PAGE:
Oil palm plantation in South Myanmar conflict zone wreaks havoc on local communities and forests


A report released by a coalition of local and international NGOs this month examines the negative impacts of oil palm plantations in south Myanmar conflict zones, using the controversial Myanmar Stark Prestige Plantation (MSPP) project in Tanintharyi as a case study. 

Oil palm companies have been awarded more than 1.8 million acres of concessions in the area and have also been allowed to cut High Conservation Value (HCV) forest, a result of poor land use planning.

MSPP set up its 38,000 acre, $36.75 million oil palm project in the Myeik District of Tanintharyi in 2011. However, according to the report, a lack of transparency in the area makes it difficult to establish the actual size of the concession, with a project signboard erected by MSPP saying the concession is 42,200 acres, while a company map from 2015 shows a concession boundary of an even greater size, at 49,227 acres. 

The concession overlaps with more than 38,900 acres of community and agricultural lands belonging to four villages, incorrectly classified as ‘vacant land’ by the Central Government.

The area has seen more than six decades of civil war between the government and the Karen National Union (KNU), and has caused severe trauma to indigenous populations, including several human rights offences inflicted on them by the Myanmar army. 

A ceasefire agreement was signed in 2012. Currently, the villagers living within the concession boundaries are under the joint administration of the Myanmar Government as well as the KNU, which has reportedly resulted in both bodies using civilians as scapegoats to shift the blame of the plantation’s impacts. 

Villagers have been unable to register their lands with the Myanmar Government or the KNU due to the civil war, the resulting displacement their communities have suffered and lack of land tenure security.

The report is a result of 18 months of research by local civil society organisations, and draws on interviews with people directly affected by MSPP’s activities. Highlights:

  • Since 2011, MSPP has cleared more than 6,000 acres of land, including the betel nut and cashew orchards historically used by villagers for their livelihoods. This has caused several families to fall into high levels of debt and forced many to accept day labourer jobs at low wages.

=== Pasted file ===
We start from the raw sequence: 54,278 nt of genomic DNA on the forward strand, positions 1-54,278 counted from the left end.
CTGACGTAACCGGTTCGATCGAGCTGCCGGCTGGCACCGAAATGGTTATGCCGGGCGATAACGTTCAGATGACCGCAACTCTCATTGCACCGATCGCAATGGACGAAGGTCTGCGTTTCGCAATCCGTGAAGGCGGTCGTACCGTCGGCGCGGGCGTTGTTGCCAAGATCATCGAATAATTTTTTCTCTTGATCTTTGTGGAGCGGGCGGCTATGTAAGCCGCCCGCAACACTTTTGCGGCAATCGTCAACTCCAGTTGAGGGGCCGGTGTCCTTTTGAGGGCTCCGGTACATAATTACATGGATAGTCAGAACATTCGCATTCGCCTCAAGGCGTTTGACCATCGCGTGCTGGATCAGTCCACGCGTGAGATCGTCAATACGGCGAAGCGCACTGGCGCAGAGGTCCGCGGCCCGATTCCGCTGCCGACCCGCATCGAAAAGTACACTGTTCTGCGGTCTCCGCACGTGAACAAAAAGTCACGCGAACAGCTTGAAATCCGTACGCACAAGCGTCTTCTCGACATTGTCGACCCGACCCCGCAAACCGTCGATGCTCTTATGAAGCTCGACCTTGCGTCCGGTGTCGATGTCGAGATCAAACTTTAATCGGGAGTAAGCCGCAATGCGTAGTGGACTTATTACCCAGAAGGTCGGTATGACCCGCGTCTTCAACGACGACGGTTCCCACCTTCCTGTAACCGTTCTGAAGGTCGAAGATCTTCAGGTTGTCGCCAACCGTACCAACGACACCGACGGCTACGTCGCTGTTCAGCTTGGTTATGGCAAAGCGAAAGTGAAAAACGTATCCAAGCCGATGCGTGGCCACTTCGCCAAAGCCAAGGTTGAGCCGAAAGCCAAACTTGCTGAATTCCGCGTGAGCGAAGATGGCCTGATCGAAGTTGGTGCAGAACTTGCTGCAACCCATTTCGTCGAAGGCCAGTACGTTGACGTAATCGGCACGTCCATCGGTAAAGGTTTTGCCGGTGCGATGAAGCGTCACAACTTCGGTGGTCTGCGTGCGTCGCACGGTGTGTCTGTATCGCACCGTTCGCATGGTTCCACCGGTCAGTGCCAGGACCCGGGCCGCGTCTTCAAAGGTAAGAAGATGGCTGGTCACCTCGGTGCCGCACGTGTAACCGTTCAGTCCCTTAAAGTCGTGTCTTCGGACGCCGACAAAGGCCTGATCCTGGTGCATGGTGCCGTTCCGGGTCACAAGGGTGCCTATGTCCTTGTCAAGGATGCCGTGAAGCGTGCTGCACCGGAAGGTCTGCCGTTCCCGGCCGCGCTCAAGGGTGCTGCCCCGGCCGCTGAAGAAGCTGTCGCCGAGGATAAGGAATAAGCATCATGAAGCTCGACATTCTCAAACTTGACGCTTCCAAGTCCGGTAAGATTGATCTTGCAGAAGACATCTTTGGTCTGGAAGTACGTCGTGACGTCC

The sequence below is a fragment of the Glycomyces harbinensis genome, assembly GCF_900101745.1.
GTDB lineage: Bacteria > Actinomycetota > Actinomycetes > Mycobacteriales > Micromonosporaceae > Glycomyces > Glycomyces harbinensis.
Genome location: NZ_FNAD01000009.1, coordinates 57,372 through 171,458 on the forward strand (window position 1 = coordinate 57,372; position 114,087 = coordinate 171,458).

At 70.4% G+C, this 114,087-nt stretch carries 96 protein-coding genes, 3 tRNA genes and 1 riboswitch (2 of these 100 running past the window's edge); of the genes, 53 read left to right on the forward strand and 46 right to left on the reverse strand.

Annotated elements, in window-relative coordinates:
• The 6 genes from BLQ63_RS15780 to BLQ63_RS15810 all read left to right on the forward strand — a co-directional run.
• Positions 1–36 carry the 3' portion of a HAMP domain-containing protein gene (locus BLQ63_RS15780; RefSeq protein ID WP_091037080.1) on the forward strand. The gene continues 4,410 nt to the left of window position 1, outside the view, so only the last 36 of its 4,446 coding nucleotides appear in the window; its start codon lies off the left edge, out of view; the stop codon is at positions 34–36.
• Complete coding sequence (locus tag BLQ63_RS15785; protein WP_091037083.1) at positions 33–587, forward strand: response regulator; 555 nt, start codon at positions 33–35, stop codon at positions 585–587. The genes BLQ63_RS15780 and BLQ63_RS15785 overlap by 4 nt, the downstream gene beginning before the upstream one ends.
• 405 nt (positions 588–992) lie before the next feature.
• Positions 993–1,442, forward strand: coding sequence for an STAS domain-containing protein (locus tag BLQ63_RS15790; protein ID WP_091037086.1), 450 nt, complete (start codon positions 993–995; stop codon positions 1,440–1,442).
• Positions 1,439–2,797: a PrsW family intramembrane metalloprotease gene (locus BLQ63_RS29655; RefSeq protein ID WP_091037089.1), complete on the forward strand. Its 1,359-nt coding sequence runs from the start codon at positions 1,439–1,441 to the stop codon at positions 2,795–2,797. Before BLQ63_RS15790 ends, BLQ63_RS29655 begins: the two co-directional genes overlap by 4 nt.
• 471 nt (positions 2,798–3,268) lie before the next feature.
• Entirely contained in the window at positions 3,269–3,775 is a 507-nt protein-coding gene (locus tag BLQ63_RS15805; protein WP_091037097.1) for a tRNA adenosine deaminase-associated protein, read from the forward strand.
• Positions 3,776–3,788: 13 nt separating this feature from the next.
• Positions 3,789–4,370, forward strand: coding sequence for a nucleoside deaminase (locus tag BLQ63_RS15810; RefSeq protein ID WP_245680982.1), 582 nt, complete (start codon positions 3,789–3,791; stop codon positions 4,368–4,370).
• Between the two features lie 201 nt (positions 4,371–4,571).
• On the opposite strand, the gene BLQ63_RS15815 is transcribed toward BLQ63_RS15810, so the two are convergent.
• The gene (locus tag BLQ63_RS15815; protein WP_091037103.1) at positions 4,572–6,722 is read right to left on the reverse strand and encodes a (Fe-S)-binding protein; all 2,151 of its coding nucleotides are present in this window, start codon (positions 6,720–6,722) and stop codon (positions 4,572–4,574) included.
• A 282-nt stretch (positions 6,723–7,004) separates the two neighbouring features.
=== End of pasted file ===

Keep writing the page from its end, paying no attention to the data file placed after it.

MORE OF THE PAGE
• Run-off from chemical fertilisers and pesticides used by the Company for growing oil palm has polluted local water sources, causing dysentery and skin irritations among villagers as well as cattle deaths. No fair compensation has been offered by the Company.
  • MSPP has violated domestic land law. There is no evidence that the MSPP has acquired the relevant land use permissions from the Central Committee for the Management of Vacant, Fallow or Virgin Lands. No public notification processes were followed.
  • MSPP has violated international human rights principles by failing to follow Free Prior and Informed Consent principles enshrined in UNDRIP.
  • In July 2016, the body charged with monitoring complaints in the ceasefire region held a meeting to discuss the MSPP concession, following a request by an impacted community. A temporary suspension order issued by the Tanintharyi Township Police was sent to MSPP as a result of this discussion. The letter requires the company to suspend operations until it has properly negotiated with villagers and resolved the land dispute.
  • A total of 13 villages have been affected.

The project’s major investor is Malaysia-based Prestige Platform, with a 95% stake in the MSPP plantation. Prestige is a subsidiary of Glenealy Plantations, which in turn is owned by the Malaysian giant, Samling Group. 

Glenealy was established by Samling in the 1990s to set up oil palm plantations in deforested areas of Sarawak, later expanding into Indonesia and Papua New Guinea. The remaining 5% is owned by Stark Industries, whose Malaysian owner has ties with military and business elites. Both Samling and Glenealy have been accused of numerous human rights and environmental abuses.

Maybank, the Malaysian bank that funds the MSPP project, is financed by several international entities, including the Norwegian Government Pension Fund Global, European and North American pension funds and the Japan Bank for International Cooperation.

The authors of the report have called for a moratorium on expansion of existing oil palm concessions until adequate safeguards to protect environment and human rights are in place, and a moratorium on investment in large-scale projects in conflict areas until establishment of strong governance mechanisms and an inclusive and meaningful peace accord.

The report also calls on the project’s financier, Maybank, to divest from the Samling Group and for increased diligence on part of the bank’s European, North American and Japanese partners to ensure their investments are not indirectly financing Samling and its subsidiaries.

Myanmar lost more than 15 million hectares of forests and wooded land between 1990 and 2015. More than 70 per cent of the country’s population depends on forests for their livelihood

You can read the full report here.

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